We all have our own ways of doing things in the kitchen and for some it means abandoning traditional measurements and judging food quantities by eye. This can be a great skill to have and we occasionally cook for ourselves in this fashion. However, when you’re trying to develop a recipe for others, need to work our nutritional requirements and/or are still new to cooking, it’s a better idea to stick to recognised measurements. So for the rest of us, the use of standard kitchen measurements become an everyday occurrence by utilising our trusty scales, measuring spoons and/or cups!
Although we do try to keep things as simple as possible, everyone can still use various sizes of spoons and/or measuring cups and/or fill their measuring cups and spoons in different ways. There is also the fact that our American friends use slightly smaller measuring cups than us! However, these differences are so small that in general cooking it might not be too detrimental to the recipe, but may need to be adjusted in baking. So as you can see, things really are not black and white, especially in the kitchen. 😛
So with that in mind, we have created these tables that represent some average and approximate measurements and ingredient conversions; you’ll see some typical items we have previously used and some that we have not.
One thing to mention is that we always measure our dried herbs and spices with a kitchen scale and for that reason we have not included a conversion table here; sometimes our measurements work out greater than a standard measurement. E.g. our kitchen measurement can be slightly greater (+0.5 to 2g in some cases) than a standard teaspoon measurement.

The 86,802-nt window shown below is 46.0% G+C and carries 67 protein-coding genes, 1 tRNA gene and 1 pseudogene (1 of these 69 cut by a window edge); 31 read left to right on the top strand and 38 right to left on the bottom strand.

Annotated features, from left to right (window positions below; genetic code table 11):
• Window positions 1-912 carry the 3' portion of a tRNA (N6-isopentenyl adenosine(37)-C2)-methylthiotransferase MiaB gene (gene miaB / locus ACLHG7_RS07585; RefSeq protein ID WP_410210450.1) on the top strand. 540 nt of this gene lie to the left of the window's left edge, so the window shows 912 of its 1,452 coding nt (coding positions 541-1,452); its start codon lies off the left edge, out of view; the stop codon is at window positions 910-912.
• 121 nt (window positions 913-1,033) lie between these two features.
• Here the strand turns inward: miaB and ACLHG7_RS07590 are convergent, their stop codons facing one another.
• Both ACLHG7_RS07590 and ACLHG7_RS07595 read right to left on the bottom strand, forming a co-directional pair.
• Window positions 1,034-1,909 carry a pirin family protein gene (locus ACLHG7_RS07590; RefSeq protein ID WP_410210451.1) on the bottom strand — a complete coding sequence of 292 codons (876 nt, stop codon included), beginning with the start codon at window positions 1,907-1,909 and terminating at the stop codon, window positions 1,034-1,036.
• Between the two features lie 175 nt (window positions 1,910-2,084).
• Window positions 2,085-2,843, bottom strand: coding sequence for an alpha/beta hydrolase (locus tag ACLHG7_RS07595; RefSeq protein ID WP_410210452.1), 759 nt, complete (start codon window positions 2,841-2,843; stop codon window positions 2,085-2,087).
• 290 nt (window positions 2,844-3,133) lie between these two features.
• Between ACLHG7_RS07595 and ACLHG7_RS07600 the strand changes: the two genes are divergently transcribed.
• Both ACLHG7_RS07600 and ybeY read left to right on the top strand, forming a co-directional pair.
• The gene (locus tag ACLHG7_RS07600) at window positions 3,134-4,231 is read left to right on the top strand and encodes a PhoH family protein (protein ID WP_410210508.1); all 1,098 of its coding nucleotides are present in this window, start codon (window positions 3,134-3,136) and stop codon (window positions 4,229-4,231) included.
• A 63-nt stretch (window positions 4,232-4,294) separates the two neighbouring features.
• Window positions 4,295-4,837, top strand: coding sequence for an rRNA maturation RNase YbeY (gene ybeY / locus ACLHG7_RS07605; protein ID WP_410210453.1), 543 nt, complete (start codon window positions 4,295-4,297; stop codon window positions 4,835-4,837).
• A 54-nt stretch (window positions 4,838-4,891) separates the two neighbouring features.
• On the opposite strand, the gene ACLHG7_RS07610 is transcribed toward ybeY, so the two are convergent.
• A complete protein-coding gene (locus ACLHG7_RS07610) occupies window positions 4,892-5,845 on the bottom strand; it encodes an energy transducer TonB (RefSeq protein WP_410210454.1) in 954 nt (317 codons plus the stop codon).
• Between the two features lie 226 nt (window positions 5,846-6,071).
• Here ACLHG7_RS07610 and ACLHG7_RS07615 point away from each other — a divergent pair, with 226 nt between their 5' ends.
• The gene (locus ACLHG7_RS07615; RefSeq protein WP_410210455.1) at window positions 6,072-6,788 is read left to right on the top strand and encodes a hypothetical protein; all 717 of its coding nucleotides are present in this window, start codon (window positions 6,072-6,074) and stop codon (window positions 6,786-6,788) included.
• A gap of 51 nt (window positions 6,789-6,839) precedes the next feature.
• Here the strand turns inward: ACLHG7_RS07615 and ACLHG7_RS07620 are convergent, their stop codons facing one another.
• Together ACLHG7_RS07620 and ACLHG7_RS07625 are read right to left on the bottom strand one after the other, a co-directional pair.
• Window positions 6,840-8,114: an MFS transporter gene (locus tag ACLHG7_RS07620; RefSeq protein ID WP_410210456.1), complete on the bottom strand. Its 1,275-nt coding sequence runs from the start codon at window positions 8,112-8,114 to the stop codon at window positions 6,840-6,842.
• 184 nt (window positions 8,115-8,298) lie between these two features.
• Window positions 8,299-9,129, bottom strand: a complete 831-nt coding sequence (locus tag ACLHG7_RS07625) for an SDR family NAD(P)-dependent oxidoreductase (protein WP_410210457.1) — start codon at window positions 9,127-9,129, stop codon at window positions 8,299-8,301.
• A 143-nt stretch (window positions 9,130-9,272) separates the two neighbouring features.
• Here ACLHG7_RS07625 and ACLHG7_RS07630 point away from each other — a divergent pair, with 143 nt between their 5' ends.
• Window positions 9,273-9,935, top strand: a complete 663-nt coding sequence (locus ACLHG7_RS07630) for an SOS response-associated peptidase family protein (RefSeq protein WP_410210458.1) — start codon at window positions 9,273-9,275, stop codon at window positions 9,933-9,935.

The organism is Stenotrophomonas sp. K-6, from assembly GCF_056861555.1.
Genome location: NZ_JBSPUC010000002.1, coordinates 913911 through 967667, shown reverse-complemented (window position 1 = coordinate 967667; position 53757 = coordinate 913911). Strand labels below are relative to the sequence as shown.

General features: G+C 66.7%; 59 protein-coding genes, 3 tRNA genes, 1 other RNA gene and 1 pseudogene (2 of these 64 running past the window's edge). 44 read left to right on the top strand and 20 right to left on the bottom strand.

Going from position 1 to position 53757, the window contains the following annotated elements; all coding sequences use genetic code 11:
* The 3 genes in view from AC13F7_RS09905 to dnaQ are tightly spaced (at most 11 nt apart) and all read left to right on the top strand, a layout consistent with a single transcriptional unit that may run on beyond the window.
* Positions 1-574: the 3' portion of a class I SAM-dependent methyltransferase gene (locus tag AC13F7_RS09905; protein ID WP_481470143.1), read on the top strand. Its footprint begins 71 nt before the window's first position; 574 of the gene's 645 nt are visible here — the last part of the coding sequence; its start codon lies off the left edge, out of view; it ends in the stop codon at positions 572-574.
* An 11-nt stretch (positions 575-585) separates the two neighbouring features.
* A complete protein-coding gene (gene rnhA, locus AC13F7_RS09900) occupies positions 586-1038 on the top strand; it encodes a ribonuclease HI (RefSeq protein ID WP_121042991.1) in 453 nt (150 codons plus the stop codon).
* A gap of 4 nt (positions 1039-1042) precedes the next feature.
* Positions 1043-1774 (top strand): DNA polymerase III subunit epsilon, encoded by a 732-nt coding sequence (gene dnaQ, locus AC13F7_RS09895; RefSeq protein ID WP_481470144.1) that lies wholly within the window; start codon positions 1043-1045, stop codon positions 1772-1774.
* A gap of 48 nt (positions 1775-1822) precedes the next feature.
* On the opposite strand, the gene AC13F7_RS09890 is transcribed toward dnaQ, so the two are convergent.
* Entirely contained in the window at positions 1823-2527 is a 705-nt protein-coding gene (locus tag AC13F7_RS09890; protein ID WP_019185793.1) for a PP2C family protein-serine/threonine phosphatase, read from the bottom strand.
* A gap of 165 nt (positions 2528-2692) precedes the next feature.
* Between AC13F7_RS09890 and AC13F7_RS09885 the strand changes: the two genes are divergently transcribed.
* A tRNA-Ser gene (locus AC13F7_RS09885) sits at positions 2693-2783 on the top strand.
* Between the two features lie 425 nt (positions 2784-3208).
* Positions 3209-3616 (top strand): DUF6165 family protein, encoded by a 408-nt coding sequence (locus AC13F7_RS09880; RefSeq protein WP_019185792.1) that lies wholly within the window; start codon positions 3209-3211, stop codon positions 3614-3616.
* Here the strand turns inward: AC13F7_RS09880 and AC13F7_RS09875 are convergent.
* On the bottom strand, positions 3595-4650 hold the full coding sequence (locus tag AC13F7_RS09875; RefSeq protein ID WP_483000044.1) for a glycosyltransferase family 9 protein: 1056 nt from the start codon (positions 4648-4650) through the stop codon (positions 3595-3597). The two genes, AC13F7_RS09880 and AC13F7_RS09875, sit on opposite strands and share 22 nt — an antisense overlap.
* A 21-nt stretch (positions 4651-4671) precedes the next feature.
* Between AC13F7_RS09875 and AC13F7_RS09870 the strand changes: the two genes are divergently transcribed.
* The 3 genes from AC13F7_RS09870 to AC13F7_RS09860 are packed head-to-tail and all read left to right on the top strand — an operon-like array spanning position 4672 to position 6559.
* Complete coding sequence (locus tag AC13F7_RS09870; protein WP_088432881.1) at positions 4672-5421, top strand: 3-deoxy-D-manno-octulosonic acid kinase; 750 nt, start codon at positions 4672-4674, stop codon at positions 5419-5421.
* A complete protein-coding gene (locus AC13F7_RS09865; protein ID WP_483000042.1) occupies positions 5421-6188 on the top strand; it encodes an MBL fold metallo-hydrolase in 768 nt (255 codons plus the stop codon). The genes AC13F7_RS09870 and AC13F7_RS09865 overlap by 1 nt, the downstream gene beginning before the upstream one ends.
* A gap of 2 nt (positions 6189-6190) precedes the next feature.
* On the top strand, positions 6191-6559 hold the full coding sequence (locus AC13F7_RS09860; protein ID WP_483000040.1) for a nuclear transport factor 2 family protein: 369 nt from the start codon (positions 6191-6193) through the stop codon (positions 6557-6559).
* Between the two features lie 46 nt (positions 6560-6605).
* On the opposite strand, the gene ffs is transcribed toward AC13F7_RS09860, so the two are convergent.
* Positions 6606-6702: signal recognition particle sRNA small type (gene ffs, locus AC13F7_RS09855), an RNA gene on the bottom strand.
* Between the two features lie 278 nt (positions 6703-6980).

However we will leave you with this tip on measuring dried spices and herbs instead!
Tip: Struggle measuring dried spices and herbs?! If your spoon will not fit into the mouth of your jar (yes, annoying)…why not try pouring some dried herbs (or spices) into a small bowl and then measuring it with your spoon! Transfer the remaining dried herbs (or spices) back into the jar with a plastic or impromptu paper funnel. Alternatively, just tip our what you need onto your kitchen scale and measure it in this fashion instead! Also, to measure ‘level’ spoonfuls, top off the spoon using the flat edge of a knife! NB: Heaping means your spoon is slightly overflowing.
Although these tables are still ‘guides’, we hope that they will help you navigate through ours and other people’s recipes with ease.
Happy cooking everyone! 🙂
Tip: When measuring anything sticky or ‘googy’, try spraying your measuring spoon and/or cup with a little cooking oil spray first. This will help your ingredients slip right out and cut down on the number of sticky fingers!
Also, when measuring seasoning (and particularly salt), do it over a plate, never over your mixing bowl or pot of food- just in case your measuring spoon overflows! The addition of 15g of salt to any meal would be a disaster!
Tip: Unless you have a modern measuring cup that gages measurements from the top, place your measuring cup onto a flat surface to help get an accurate measurement of your liquids.